11 July 2024

People in the southern provinces of Ranong and Chumphon are divided over the controversial land bridge project, with the business sector and most local community leaders in favour, while civic groups, coastal fishermen, durian and oil palm growers have expressed concerns over its potential environmental impacts.

The House Committee studying the project held public hearings in the two provinces yesterday and today, to gauge the views of all stakeholders.

In Chumphon province, people in Pa Toh district, where the project is to be sited, particularly coastal fishermen and those who have durian orchards and oil palm plantations, voiced concerns that construction activities, such as land reclamation to build a deep-sea port and oil piping, will impact marine species and plants, which will, in turn, affect their earnings.

Potential oil spills from the loading and offloading of crude at the sea port could threaten the environment and marine life, they pointed out.

During the hearing in Ranong this morning, the private sector and many community leaders voiced support for the project, hoping that it will stimulate the local economy and create more job opportunities in the province.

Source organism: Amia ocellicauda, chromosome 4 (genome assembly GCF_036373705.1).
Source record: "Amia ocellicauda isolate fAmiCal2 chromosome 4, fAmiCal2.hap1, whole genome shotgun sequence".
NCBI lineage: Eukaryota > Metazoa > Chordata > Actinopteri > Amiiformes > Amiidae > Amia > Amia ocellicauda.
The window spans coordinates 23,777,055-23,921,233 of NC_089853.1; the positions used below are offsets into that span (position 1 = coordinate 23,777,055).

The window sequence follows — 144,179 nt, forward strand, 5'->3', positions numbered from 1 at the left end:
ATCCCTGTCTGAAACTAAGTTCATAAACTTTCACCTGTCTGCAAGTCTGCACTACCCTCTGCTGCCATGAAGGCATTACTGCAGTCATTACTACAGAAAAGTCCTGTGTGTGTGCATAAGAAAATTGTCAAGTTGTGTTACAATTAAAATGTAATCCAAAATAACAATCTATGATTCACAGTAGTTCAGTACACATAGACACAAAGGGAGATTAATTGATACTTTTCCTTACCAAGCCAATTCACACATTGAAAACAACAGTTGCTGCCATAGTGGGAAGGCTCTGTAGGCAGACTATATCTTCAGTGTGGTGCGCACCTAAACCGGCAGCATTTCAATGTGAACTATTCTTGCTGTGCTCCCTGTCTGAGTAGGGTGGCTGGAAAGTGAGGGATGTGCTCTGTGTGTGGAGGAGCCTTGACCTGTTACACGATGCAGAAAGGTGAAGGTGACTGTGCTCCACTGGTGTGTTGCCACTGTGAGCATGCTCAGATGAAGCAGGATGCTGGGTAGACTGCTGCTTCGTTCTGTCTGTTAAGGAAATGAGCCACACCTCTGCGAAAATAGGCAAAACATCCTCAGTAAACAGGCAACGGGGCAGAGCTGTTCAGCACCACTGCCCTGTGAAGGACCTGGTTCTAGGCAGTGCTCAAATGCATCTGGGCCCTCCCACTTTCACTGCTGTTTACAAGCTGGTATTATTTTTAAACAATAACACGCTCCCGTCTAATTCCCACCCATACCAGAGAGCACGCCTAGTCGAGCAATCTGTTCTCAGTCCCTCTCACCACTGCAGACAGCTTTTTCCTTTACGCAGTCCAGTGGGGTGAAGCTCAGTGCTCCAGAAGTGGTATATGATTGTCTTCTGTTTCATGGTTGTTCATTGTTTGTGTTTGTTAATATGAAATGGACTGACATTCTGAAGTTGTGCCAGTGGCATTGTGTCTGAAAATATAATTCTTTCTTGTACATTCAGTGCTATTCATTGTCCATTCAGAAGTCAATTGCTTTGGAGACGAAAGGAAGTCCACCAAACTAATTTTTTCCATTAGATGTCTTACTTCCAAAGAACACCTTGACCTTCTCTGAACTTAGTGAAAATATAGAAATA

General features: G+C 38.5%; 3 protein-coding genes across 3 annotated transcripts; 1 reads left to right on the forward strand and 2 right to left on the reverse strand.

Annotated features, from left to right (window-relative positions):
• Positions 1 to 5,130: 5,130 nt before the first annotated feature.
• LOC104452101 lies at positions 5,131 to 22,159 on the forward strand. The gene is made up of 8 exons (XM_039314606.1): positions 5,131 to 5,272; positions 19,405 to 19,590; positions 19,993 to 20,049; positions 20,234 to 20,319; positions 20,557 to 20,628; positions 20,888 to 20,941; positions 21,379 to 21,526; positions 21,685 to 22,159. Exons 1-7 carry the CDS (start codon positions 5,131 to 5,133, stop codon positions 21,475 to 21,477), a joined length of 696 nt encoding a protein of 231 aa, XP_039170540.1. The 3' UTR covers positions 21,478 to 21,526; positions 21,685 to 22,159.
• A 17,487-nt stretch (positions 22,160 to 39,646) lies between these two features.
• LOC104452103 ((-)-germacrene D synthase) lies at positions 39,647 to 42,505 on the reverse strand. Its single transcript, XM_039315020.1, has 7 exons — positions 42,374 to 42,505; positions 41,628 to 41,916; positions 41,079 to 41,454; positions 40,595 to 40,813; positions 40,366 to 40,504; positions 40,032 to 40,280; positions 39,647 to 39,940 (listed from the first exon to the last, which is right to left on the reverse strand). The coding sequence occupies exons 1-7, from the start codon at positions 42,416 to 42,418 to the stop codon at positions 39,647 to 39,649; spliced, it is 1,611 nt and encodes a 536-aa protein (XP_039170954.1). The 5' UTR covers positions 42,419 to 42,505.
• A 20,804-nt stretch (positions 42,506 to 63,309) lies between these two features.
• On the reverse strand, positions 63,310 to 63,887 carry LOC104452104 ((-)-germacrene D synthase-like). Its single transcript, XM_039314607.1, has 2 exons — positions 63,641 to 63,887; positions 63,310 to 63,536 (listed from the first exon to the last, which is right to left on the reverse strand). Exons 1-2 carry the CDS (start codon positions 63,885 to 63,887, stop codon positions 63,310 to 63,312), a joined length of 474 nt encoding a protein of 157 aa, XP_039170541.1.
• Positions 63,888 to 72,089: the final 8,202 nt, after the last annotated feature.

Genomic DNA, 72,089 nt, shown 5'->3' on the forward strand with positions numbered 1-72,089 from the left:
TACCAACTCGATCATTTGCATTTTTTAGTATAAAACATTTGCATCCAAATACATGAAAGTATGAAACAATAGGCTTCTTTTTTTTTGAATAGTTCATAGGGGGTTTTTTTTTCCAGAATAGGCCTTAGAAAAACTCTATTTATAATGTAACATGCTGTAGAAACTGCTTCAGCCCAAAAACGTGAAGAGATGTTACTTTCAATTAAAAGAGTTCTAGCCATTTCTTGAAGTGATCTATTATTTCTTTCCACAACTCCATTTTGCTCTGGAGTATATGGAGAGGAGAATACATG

Civic groups are, however, afraid that the project will ruin the environment for good, citing activities such as land reclamation and sea bed dredging.

Panya Chupanich, director of the Transport and Traffic Policy and Planning Office, told participants at the meeting yesterdaythat the project will bring about a major transformation of communication in Thailand.

The cost is estimated at about one trillion baht and the bulk of that is expected to come from foreign investors, who will be granted the concession rights to operate the ports in Ranong and Chumphon for up to 99 years.

A flagship project of the government, the land bridge encompasses deep-sea ports on the western and eastern coasts of southern Thailand in Ranong and Chumphon, a dual-track railway, a motor way and an oil pipeline system to link the two ports.